Though I don’t frequent the 7, I’ve seen plenty of that the few times I have used it. Seriously, how many reverse-peak trains do you really need? Why does it take forever to get a train if you missed a bunch? Why has nothing been done to minimize issues if a problem arises between (primarily) Grand Central and Queensboro Plaza?
Concerning the local trains skipping local stations, it sometimes happens with other routes, but there’s usually another train less than three minutes behind it to compensate.
Since most of the cost of the subway is labor, does this mean the employees are underpaid? Or taxes are too low (and if so which ones)?
I know. We should be borrowing more!
In fact we are getting ripped off. And that is exactly why. Because of past borrowings, deferred costs, and advanced revenues, a good chunk of what you pay today does not go to what we get today.
And back when the MTA was borrowing, deferring costs, and advancing revenues, the Straphangers were in favor of it. And they are in favor of it now. So the gap between what we pay and what we get will continue to grow.
We should be borrowing to invest in the future. At the same time, we should be shedding work roles we no longer need. I don’t see how those two things contradict each other. Staphangers, of course, doesn’t see it that way (or care).
The problem is, after 20 years of borrowing for reasons other than to invest in the future, how much is left to invest with?
All money is free when someone else is paying.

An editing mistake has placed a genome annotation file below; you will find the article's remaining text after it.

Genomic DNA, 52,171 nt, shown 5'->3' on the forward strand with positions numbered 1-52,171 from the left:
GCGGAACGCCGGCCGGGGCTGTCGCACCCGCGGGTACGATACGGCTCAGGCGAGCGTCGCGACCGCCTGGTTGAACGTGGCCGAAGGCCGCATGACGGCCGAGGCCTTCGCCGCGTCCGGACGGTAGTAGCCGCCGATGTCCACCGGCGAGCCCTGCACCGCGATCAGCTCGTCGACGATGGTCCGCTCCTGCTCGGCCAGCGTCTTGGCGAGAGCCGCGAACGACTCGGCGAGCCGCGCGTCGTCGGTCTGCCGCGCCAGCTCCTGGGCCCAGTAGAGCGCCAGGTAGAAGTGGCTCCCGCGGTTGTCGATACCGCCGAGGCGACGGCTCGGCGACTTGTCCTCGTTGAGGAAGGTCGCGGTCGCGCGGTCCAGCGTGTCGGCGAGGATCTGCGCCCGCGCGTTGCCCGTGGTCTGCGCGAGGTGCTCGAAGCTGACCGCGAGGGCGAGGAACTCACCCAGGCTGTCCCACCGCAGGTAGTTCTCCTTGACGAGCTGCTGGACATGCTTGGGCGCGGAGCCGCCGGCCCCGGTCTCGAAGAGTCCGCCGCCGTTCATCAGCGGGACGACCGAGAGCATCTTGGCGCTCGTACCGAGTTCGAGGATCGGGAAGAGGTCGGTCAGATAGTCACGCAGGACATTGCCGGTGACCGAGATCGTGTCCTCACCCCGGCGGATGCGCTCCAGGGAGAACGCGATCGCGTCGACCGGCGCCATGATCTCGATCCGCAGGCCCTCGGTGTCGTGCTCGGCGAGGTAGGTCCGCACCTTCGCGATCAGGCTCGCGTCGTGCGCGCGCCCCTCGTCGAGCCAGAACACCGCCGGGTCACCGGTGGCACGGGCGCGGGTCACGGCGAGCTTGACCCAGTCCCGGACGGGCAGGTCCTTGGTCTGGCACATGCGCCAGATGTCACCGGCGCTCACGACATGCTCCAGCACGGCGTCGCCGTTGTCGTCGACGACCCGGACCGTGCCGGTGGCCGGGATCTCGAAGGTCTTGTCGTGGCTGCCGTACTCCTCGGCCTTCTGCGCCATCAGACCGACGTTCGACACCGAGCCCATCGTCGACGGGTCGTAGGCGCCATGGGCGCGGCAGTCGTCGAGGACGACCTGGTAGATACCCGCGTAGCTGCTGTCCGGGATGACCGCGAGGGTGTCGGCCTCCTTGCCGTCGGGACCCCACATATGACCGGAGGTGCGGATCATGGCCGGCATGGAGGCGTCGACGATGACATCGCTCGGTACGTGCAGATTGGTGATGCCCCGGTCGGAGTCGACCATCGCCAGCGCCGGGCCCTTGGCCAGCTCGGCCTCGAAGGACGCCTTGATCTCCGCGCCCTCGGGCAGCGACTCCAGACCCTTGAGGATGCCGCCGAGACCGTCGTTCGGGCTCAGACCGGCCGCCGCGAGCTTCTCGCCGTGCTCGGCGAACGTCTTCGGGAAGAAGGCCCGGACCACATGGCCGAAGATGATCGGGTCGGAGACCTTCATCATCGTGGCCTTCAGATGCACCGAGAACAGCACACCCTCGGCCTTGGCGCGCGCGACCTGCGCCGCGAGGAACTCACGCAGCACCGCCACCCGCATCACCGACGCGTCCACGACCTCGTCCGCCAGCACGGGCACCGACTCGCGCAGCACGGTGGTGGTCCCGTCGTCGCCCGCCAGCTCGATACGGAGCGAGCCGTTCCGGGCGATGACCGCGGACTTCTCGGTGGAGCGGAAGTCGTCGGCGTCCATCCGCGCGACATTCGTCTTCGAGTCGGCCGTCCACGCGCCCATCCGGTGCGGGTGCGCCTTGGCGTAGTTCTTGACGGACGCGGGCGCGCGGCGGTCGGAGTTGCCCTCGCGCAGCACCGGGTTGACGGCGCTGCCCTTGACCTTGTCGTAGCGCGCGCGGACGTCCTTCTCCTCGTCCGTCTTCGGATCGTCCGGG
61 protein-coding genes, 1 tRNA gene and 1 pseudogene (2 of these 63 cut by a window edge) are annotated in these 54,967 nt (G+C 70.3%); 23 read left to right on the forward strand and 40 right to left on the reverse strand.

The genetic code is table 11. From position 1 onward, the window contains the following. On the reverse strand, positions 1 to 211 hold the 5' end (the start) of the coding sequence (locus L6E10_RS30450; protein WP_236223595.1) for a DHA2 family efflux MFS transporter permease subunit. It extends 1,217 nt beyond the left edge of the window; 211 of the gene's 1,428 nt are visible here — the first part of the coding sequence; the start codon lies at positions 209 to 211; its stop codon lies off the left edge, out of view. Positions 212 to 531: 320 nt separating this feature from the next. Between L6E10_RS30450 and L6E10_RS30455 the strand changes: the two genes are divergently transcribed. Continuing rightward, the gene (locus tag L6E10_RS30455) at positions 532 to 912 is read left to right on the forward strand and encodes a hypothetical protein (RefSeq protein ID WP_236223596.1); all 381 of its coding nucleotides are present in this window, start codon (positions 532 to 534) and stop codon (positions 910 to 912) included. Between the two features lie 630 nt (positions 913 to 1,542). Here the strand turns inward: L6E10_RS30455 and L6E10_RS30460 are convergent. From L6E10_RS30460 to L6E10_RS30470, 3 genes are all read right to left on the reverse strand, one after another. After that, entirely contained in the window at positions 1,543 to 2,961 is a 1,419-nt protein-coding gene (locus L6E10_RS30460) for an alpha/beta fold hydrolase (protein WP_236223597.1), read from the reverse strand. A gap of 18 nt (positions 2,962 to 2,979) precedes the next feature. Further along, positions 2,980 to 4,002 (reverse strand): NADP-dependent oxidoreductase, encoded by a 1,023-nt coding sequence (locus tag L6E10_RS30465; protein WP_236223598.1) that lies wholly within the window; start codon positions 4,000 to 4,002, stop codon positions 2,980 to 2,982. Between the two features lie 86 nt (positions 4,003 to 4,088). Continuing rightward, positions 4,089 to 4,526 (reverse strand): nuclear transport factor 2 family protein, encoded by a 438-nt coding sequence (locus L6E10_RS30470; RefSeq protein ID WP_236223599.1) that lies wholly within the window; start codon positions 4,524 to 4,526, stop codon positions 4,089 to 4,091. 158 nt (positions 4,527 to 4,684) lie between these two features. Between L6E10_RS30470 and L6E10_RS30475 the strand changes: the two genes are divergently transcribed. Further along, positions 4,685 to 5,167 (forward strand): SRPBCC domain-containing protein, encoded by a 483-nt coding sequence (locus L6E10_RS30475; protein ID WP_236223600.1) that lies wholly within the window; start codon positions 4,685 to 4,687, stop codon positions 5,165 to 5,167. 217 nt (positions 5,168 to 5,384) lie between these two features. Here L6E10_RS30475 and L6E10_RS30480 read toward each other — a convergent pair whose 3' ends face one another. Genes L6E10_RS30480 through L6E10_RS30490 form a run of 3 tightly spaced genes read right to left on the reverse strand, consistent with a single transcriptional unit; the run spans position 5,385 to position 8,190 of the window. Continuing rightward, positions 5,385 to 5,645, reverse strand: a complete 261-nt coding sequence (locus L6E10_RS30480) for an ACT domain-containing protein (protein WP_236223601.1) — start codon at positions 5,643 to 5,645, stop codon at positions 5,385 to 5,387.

“Someone else” pays no matter what. Sometimes “someone else” pays considerably less when proactively borrowing rather than waiting for things to get worse. Capital projects are like that almost by definition.
The MTA has borrowed irresponsibly in the past, and that sucks, but this doctrinaire talk of stopping all borrowing is just stupid.
No, it means its a segment of New York believes they are entitled to services at less than cost while at the same time complaining that capitalists, wall street, and the 1% are somehow the cause of the high service costs.
Just after the $2.50 fare began, I recall a stranger on a bus in Harlem offering me a lengthy rant on the subject together with his position that an MTA hourly who clears $100K is “working class”, and thus the $2.50 fare must be due to management/bankers/those people stealing all the money. Somehow.
It made me think, just for a moment, that maybe transit operating costs should be sourced 100% from fares. That would have some unpleasant consequences tho, it’s not a practical idea.
You might want to read up on MARTA since that is esentially the way it opperates with some ad revenue thrown in. Georgia contributes nothing.
Ben, your headline is pure spin. Of course every line falls short of a full fare. The methodology scales the rating to that of the best-performing line in each category. A line would get full fare if it were the best in each category – frequency, peak crowding, audible announcements, etc.
They seem to measure things that could be also be pretty variant from one year to the next. And I don’t know if I agree about how little they weigh regularity and scheduled service, given those are the two factors that pretty much make transit work. They are impacted greatly by breakdown rates, which of course are weighted on the low side.
The others: crowding sucks, but it’s only a problem when it affects the first two factors. Before that it’s just, “Woe is me, I have to stand.” It could almost be a binary measure.
Ditto cleanliness. Filth sucks, but it’s only a problem when…
And announcements? They don’t strike me as 10% of the importance to good service. Maybe 2%, and their importance drops the more you avoid problems.
Agreed, if trains are frequent, on time, and without unscheduled diversions or changes, what announcements do I need exactly?
Some people ride lines that are not their usual route and may not remember all the stations.
They’re needed for other reasons like serving the visually impaired or what Alon said, but I wouldn’t call them a core trait of good service.
I don’t disagree with weighing them, just the weight they got.